Maxine Udall, who bills herself as “girl economist,” thinks really well and as a consequence writes really well.
In a recent post entitled “I wish it were butter,” about deficit hawks who recommend we all start spending less right now, including the government, Maxine writes:
“We do not need people who hawk deficit reduction strategies with the style and substance of a carny barker. We need deficit falconers. Sensible, informed people. Not just policy makers and politicians, but the electorate, too. We are going to have to spend some money to get out of this hole. How we spend it will matter immensely both for us in the near term and for our children and grandchildren. Worrying about things that haven’t happened (like inflation) and reducing debt by cutting the very things that in the long-run are our ticket out of this is as crazy and short-sighted as selling mortgages to people who have no hope of repaying them and buying complex securities composed of those mortgages under the assumption that if you can’t see the risk, it must not be there.”
Maxine argues that two of the most important investments that are proven to improve economic conditions are education and health. This is not conjecture. This is peer studied fact.
“The problem here is that education, much like health, can be thought of as an investment good. It’s something that enables higher rates of production both in this generation and for our children and grandchildren.
There is also strong and plentiful evidence of a strong positive correlation between education and health. Correlation is not causation, you say. Well, here’s a good articleby a team of first rate researchers that includes one of our best economists/econometricians, James J. Heckman(Nobel laureate, 2000) credibly identifying causal links. Understand, this relationship is not occasionally observed, it is always observed and it is observed across nations as far as I can tell. And, yes, it is observed after all the obvious possible confounders are controlled.
So if one were genuinely interested in reining in health care costs, one would not support cutting education funding. In fact, one might attempt to expand it, since it would not only help to rein in health care costs over time, it would increase productivity, which would help to grow the economy out of debt.”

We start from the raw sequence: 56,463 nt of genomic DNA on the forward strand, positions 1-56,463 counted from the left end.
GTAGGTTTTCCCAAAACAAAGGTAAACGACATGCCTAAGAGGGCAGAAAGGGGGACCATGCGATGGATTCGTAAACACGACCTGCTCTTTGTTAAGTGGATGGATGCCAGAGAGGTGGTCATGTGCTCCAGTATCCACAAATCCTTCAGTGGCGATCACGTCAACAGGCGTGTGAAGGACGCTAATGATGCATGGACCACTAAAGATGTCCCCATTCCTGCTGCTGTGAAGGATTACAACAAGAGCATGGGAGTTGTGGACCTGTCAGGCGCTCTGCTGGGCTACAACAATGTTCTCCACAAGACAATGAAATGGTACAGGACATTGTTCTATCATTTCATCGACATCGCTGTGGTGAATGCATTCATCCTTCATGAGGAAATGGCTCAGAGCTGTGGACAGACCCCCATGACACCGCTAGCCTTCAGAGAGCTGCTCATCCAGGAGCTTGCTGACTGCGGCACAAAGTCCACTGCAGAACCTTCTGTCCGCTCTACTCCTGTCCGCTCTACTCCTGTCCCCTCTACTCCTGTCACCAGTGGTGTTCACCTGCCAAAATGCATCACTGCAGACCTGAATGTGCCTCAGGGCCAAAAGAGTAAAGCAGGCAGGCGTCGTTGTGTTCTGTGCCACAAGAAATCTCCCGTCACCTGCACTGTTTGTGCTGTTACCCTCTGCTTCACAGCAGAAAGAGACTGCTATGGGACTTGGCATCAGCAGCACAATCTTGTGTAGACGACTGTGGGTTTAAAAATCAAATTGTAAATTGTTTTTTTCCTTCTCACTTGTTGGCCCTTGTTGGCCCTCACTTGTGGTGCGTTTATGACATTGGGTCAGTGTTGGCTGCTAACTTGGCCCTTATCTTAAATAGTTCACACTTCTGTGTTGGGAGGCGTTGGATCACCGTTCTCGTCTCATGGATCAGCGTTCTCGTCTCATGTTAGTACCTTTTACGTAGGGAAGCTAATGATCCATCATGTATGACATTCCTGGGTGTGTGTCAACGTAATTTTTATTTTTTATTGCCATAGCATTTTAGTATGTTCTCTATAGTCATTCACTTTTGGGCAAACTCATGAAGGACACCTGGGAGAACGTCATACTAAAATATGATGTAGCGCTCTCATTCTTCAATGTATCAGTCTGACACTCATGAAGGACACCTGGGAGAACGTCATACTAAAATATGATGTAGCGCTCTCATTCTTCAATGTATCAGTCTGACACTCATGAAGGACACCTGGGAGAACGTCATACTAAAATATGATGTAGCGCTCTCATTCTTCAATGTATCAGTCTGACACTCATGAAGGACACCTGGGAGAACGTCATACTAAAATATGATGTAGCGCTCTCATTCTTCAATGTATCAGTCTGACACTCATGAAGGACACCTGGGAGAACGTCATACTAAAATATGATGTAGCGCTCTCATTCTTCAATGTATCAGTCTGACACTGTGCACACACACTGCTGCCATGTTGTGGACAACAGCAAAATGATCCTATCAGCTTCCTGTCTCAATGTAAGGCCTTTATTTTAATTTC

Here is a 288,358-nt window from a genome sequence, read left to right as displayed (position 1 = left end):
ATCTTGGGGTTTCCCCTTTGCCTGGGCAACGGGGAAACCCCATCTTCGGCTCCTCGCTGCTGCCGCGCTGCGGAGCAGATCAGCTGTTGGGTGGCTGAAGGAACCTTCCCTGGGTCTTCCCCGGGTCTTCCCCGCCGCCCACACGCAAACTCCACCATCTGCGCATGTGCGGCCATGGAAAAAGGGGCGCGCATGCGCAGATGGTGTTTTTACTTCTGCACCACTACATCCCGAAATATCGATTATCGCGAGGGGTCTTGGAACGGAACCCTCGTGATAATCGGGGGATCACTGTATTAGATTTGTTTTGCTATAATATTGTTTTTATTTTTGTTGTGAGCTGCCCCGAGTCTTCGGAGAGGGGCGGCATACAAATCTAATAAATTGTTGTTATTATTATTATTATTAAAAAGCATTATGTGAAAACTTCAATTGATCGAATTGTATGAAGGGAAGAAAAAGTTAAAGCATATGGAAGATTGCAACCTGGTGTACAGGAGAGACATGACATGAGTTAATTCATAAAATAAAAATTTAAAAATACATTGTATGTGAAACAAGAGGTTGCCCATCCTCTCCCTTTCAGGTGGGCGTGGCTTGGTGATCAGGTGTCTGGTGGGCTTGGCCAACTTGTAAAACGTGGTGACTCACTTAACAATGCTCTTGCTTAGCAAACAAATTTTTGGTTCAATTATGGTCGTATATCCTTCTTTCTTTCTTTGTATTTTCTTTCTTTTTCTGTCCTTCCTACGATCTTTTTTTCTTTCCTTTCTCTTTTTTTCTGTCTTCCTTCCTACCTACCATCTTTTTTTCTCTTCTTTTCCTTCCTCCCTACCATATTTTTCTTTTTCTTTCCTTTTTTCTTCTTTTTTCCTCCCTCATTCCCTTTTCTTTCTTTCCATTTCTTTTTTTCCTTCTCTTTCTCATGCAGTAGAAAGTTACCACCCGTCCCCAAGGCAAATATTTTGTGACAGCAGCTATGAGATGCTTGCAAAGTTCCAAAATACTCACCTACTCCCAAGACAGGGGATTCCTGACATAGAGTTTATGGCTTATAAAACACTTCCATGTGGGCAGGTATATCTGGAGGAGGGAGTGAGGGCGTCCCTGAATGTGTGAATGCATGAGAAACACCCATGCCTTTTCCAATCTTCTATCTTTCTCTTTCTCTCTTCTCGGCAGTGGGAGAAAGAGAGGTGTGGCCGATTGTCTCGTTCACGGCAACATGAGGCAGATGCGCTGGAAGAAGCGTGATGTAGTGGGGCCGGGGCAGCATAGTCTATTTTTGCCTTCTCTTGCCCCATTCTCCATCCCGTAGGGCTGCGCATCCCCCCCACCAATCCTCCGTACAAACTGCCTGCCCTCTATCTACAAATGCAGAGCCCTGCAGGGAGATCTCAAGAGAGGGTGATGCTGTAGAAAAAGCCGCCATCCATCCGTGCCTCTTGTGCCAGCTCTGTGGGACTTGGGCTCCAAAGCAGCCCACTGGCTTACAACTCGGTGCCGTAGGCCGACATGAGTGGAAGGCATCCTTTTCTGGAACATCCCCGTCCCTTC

And what about all those unemployment checks going out where people aren’t working. That’s got to be a total waste, right?
Maybe not, Maxine points out.
“Now, about not extending unemployment benefits. The issue of unemployment benefits is not only an economic issue, it’s an ethical issue for crying out loud. But let’s just look at the economics of it. This is probably not a good time to contract the economy further by cutting unemployment benefits. So in lieu of actual jobs creation (which seems to be stalled, still, because of all that money that for all we know is still being creatively destroyed by the finance casino), wouldn’t it make sense not to withdraw dollars that are helping the jobless to weather the downturn AND that are stimulating what little demand there is?
Unemployment benefits have the added benefit that they are the right thing to do. Unless of course you live in a world where it’s OK to bail out investment banks and insurance companies with no real penalties for the guys who created the need for a bailout, but helping workers who are unemployed largely because of the antics of those crazy bankers, traders, raters, and insurers causes you to lie awake nights worrying about throwing good money after bad. Oh, would that it had occurred to you to worry about this earlier in the game.”
Well written, and well educated. But what do you care, deficit hawks? You’ve got more bank bailing out to do. Again, thanks to economist’s view for pointing in the right direction.